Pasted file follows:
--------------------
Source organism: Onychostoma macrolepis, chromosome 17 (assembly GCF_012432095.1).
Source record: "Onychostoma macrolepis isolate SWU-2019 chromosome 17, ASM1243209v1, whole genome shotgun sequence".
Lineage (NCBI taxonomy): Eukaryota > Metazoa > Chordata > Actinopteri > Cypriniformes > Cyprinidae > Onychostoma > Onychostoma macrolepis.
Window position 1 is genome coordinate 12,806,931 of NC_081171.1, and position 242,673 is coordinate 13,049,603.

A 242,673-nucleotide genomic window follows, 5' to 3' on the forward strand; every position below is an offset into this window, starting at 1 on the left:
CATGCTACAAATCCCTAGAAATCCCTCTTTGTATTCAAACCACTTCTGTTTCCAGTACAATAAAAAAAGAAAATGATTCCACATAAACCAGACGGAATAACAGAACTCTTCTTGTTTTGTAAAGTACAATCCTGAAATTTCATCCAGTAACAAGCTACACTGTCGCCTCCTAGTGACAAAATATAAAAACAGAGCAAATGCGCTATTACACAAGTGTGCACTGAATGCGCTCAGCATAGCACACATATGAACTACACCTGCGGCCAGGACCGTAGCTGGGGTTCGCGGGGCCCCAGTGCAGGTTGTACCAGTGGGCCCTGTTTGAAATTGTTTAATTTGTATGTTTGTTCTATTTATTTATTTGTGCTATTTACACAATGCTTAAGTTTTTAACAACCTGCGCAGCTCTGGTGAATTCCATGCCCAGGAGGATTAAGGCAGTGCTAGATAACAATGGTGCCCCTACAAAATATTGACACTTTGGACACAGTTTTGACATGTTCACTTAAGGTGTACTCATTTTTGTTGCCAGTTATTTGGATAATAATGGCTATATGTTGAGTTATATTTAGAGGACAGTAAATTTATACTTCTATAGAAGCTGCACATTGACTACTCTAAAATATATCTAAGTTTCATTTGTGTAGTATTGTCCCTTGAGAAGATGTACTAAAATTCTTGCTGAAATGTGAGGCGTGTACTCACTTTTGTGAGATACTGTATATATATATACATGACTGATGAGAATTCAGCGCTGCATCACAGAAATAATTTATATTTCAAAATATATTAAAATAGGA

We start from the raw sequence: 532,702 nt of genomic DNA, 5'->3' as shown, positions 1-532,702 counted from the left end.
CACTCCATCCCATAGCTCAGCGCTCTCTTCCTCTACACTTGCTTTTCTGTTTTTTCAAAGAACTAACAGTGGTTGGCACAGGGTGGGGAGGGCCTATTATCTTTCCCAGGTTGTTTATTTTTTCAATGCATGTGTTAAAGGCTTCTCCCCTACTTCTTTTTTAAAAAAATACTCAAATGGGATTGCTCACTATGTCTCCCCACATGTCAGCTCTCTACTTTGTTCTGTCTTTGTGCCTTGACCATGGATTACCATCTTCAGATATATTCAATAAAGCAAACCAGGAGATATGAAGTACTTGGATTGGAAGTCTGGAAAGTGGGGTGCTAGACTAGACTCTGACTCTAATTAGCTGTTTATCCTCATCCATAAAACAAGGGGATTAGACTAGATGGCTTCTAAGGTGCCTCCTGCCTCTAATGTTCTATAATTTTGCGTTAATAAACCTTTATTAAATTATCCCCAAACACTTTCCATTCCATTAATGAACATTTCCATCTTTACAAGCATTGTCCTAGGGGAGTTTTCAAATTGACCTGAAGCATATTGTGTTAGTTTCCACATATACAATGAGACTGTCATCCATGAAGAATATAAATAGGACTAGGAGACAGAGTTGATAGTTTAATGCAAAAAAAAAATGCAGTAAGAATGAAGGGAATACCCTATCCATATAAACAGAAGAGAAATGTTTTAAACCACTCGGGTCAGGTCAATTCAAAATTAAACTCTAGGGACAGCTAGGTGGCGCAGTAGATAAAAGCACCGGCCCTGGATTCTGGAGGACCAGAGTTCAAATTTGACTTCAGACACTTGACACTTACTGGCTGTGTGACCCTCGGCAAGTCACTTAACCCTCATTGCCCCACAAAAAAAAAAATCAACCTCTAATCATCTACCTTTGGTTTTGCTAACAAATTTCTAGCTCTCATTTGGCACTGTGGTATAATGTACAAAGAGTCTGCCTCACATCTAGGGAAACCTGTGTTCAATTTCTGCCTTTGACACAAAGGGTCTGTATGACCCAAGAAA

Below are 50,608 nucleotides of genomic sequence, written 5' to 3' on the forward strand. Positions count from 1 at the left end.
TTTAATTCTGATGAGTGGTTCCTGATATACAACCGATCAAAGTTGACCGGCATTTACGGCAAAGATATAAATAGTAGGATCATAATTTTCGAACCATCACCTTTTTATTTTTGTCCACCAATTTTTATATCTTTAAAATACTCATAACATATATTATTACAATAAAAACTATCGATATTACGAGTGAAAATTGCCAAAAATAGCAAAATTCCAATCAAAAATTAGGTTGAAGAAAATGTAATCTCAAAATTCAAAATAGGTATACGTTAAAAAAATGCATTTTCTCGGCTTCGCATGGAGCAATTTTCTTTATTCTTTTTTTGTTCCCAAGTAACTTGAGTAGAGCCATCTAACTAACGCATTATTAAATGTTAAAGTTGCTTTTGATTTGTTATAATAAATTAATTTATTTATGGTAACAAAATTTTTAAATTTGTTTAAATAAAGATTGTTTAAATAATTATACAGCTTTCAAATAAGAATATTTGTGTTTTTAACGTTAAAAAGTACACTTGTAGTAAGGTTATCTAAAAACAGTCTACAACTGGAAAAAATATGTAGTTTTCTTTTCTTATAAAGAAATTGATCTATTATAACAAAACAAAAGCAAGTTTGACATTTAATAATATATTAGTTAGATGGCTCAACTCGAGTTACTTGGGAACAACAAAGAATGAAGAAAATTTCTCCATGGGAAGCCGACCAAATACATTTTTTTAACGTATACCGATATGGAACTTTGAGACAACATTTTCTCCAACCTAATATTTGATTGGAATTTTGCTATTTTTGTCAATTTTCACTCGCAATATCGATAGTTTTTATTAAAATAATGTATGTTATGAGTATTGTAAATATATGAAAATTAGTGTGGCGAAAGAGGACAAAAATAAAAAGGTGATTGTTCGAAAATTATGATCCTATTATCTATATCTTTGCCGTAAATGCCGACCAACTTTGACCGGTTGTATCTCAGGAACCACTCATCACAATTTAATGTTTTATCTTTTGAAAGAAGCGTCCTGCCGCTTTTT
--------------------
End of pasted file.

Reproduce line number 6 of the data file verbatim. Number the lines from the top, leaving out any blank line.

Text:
CATGCTACAAATCCCTAGAAATCCCTCTTTGTATTCAAACCACTTCTGTTTCCAGTACAATAAAAAAAGAAAATGATTCCACATAAACCAGACGGAATAACAGAACTCTTCTTGTTTTGTAAAGTACAATCCTGAAATTTCATCCAGTAACAAGCTACACTGTCGCCTCCTAGTGACAAAATATAAAAACAGAGCAAATGCGCTATTACACAAGTGTGCACTGAATGCGCTCAGCATAGCACACATATGAACTACACCTGCGGCCAGGACCGTAGCTGGGGTTCGCGGGGCCCCAGTGCAGGTTGTACCAGTGGGCCCTGTTTGAAATTGTTTAATTTGTATGTTTGTTCTATTTATTTATTTGTGCTATTTACACAATGCTTAAGTTTTTAACAACCTGCGCAGCTCTGGTGAATTCCATGCCCAGGAGGATTAAGGCAGTGCTAGATAACAATGGTGCCCCTACAAAATATTGACACTTTGGACACAGTTTTGACATGTTCACTTAAGGTGTACTCATTTTTGTTGCCAGTTATTTGGATAATAATGGCTATATGTTGAGTTATATTTAGAGGACAGTAAATTTATACTTCTATAGAAGCTGCACATTGACTACTCTAAAATATATCTAAGTTTCATTTGTGTAGTATTGTCCCTTGAGAAGATGTACTAAAATTCTTGCTGAAATGTGAGGCGTGTACTCACTTTTGTGAGATACTGTATATATATATACATGACTGATGAGAATTCAGCGCTGCATCACAGAAATAATTTATATTTCAAAATATATTAAAATAGGA